Recently Gomez and other affirmative action officers convened in Cambridge had an affirmative action conference sponsored by the Cambridge YWCA. Gomez told her audience in Cambridge that if men are to be part of the affirmative action system they will have to learn how to communicate better with women. Affirmative action person and I asked him whether he had many women that were coming to him asking him questions about the frum intervention program coming to him with complaints about things that were happening and he said you know it's really strange. I haven't seen one woman come to my door. Not one woman complaining or just saying hi are you doing or in any kind of contents. He said but I've seen a number of men come to my door complaining about what affirmative action is not doing for them. And I asked him to look at that and determine whether in fact the reason why these women were not coming to him was the way in which he was presenting the affirmative action program in that agency.
The important thing to remember is that an affirmative action officer has got to be sensitive has got to be aware of everything when I mean everything you have to know where there's a daycare center for this woman who doesn't have any way to send the child and she's having problems getting to work and she's getting to work late. You have to know those things. You have to be sensitive and humane about your contacts with people. Another conflict within many affirmative action programs which women run into is that of charges that white women must compete with minority males for advancement. Evelyn Robert what an affirmative action officer for the city of Cambridge claims Affirmative Action for Women has advanced faster than affirmative action for minorities. There's a danger says rather when that employers may use the race argument against women when it comes time for advancement. Women were included in affirmative action plan basically because of the women's liberation movement. They were vocal.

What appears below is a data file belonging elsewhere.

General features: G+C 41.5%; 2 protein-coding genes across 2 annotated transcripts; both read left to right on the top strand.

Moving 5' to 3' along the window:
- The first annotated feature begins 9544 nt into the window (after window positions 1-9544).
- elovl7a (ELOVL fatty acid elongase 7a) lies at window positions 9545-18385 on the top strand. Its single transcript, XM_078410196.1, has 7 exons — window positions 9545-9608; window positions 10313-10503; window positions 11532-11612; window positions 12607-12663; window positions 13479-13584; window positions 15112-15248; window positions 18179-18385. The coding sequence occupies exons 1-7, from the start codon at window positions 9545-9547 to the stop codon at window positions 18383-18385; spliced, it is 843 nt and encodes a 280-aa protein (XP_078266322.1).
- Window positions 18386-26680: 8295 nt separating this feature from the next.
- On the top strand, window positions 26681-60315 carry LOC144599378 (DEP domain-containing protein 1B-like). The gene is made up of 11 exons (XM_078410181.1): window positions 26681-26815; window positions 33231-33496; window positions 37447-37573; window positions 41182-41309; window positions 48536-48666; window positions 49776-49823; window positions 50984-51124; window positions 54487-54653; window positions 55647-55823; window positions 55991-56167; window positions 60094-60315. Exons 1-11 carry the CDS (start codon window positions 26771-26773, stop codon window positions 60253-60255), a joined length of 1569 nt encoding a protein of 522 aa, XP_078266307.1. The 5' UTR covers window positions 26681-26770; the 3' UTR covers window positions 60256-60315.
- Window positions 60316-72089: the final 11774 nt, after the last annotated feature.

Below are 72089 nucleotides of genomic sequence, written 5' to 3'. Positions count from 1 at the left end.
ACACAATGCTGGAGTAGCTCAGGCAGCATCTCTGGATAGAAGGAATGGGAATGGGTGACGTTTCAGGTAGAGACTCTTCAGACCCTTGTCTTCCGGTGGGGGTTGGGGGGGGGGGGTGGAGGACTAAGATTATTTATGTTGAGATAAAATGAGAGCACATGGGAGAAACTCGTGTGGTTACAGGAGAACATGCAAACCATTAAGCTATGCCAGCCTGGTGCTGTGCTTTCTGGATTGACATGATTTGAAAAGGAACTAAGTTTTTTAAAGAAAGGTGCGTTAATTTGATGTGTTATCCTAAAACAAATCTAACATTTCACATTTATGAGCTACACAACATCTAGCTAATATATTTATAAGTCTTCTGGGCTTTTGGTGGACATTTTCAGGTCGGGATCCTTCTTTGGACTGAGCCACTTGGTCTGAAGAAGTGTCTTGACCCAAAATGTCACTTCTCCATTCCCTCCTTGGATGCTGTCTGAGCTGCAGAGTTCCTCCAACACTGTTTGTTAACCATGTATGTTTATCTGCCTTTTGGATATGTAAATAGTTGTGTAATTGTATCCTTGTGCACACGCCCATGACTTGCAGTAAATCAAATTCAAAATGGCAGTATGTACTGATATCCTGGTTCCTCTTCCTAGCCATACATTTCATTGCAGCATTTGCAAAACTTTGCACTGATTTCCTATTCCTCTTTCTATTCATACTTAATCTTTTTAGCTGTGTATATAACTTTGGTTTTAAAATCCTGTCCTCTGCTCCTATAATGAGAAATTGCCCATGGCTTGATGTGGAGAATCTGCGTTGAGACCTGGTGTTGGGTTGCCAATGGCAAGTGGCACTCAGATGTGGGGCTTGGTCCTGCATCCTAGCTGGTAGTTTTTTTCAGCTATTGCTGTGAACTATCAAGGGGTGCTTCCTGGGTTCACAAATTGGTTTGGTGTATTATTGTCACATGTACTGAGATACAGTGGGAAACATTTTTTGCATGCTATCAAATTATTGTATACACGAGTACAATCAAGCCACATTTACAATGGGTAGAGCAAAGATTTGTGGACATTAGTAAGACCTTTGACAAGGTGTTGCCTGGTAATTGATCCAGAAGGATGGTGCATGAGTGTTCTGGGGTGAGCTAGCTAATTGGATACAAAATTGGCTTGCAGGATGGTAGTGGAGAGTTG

And there was a lot of them. Most of them were professional women. But it's gotten to the point the women's movement has quieted down and from the reaction a lot of women have become professional white women now have found some jobs. OK so are we going to allow the employers to use them to dismiss minorities and black males. OK I don't want to see this program from interaction problem become a displacement problem for black males. Now my own interpretation of from of actual problems that we have to watch out and make sure that our employers and the people that we're working for don't turn it around and use it against us because I think basically employees unconsciously now are less threatening or less threatened by females. I think they're perceived less threatened because the male female will you know they already you know how well dear how are you doing you know. I mean if you occasionally say hello dear don't you look cute today in that suit. You may somewhat. You know I mean you may put her back on a level but